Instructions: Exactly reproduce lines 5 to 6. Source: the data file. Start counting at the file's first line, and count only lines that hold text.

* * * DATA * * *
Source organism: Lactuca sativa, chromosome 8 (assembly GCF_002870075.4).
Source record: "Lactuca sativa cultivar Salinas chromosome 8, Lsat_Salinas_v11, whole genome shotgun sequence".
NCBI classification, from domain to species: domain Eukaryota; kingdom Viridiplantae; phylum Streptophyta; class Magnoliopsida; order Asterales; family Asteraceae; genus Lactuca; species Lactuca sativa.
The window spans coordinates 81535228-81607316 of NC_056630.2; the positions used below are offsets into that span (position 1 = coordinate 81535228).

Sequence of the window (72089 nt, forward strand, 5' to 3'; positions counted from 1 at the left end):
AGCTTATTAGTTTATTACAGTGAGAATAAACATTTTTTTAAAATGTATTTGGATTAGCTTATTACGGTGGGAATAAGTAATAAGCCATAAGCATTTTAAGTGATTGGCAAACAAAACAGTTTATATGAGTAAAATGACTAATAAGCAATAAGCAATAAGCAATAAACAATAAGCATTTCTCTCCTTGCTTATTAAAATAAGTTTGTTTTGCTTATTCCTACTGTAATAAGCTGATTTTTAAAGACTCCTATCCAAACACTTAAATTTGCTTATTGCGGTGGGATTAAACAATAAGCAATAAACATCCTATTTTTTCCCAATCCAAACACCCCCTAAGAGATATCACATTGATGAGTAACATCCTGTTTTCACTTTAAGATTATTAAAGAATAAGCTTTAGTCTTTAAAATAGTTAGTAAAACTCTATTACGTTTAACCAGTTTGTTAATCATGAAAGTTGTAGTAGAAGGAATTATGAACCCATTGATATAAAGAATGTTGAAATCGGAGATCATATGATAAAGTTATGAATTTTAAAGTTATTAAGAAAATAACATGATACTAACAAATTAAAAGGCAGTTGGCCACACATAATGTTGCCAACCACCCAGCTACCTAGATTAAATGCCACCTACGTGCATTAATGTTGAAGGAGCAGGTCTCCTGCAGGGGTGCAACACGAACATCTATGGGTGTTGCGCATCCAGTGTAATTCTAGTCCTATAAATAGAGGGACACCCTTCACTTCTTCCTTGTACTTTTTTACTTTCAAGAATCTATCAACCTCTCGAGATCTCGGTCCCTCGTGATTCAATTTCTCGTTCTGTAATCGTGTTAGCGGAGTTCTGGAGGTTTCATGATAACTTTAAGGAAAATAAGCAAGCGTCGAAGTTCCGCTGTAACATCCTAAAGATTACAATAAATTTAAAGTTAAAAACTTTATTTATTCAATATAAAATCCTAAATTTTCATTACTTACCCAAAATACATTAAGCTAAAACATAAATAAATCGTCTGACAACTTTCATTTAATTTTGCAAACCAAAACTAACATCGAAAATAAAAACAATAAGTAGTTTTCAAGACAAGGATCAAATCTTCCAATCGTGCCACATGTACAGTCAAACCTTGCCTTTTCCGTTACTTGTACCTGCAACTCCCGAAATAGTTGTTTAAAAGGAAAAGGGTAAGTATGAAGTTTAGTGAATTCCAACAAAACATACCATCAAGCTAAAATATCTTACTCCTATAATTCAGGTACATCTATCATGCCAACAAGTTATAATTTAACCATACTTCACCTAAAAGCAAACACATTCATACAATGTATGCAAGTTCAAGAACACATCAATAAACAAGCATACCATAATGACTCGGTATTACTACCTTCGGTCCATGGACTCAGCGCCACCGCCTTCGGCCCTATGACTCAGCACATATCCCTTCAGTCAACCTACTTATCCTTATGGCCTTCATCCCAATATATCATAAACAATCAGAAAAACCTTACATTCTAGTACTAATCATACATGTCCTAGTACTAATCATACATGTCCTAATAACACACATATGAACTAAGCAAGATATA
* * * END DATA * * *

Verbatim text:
Sequence of the window (72089 nt, forward strand, 5' to 3'; positions counted from 1 at the left end):
AGCTTATTAGTTTATTACAGTGAGAATAAACATTTTTTTAAAATGTATTTGGATTAGCTTATTACGGTGGGAATAAGTAATAAGCCATAAGCATTTTAAGTGATTGGCAAACAAAACAGTTTATATGAGTAAAATGACTAATAAGCAATAAGCAATAAGCAATAAACAATAAGCATTTCTCTCCTTGCTTATTAAAATAAGTTTGTTTTGCTTATTCCTACTGTAATAAGCTGATTTTTAAAGACTCCTATCCAAACACTTAAATTTGCTTATTGCGGTGGGATTAAACAATAAGCAATAAACATCCTATTTTTTCCCAATCCAAACACCCCCTAAGAGATATCACATTGATGAGTAACATCCTGTTTTCACTTTAAGATTATTAAAGAATAAGCTTTAGTCTTTAAAATAGTTAGTAAAACTCTATTACGTTTAACCAGTTTGTTAATCATGAAAGTTGTAGTAGAAGGAATTATGAACCCATTGATATAAAGAATGTTGAAATCGGAGATCATATGATAAAGTTATGAATTTTAAAGTTATTAAGAAAATAACATGATACTAACAAATTAAAAGGCAGTTGGCCACACATAATGTTGCCAACCACCCAGCTACCTAGATTAAATGCCACCTACGTGCATTAATGTTGAAGGAGCAGGTCTCCTGCAGGGGTGCAACACGAACATCTATGGGTGTTGCGCATCCAGTGTAATTCTAGTCCTATAAATAGAGGGACACCCTTCACTTCTTCCTTGTACTTTTTTACTTTCAAGAATCTATCAACCTCTCGAGATCTCGGTCCCTCGTGATTCAATTTCTCGTTCTGTAATCGTGTTAGCGGAGTTCTGGAGGTTTCATGATAACTTTAAGGAAAATAAGCAAGCGTCGAAGTTCCGCTGTAACATCCTAAAGATTACAATAAATTTAAAGTTAAAAACTTTATTTATTCAATATAAAATCCTAAATTTTCATTACTTACCCAAAATACATTAAGCTAAAACATAAATAAATCGTCTGACAACTTTCATTTAATTTTGCAAACCAAAACTAACATCGAAAATAAAAACAATAAGTAGTTTTCAAGACAAGGATCAAATCTTCCAATCGTGCCACATGTACAGTCAAACCTTGCCTTTTCCGTTACTTGTACCTGCAACTCCCGAAATAGTTGTTTAAAAGGAAAAGGGTAAGTATGAAGTTTAGTGAATTCCAACAAAACATACCATCAAGCTAAAATATCTTACTCCTATAATTCAGGTACATCTATCATGCCAACAAGTTATAATTTAACCATACTTCACCTAAAAGCAAACACATTCATACAATGTATGCAAGTTCAAGAACACATCAATAAACAAGCATACCATAATGACTCGGTATTACTACCTTCGGTCCATGGACTCAGCGCCACCGCCTTCGGCCCTATGACTCAGCACATATCCCTTCAGTCAACCTACTTATCCTTATGGCCTTCATCCCAATATATCATAAACAATCAGAAAAACCTTACATTCTAGTACTAATCATACATGTCCTAGTACTAATCATACATGTCCTAATAACACACATATGAACTAAGCAAGATATA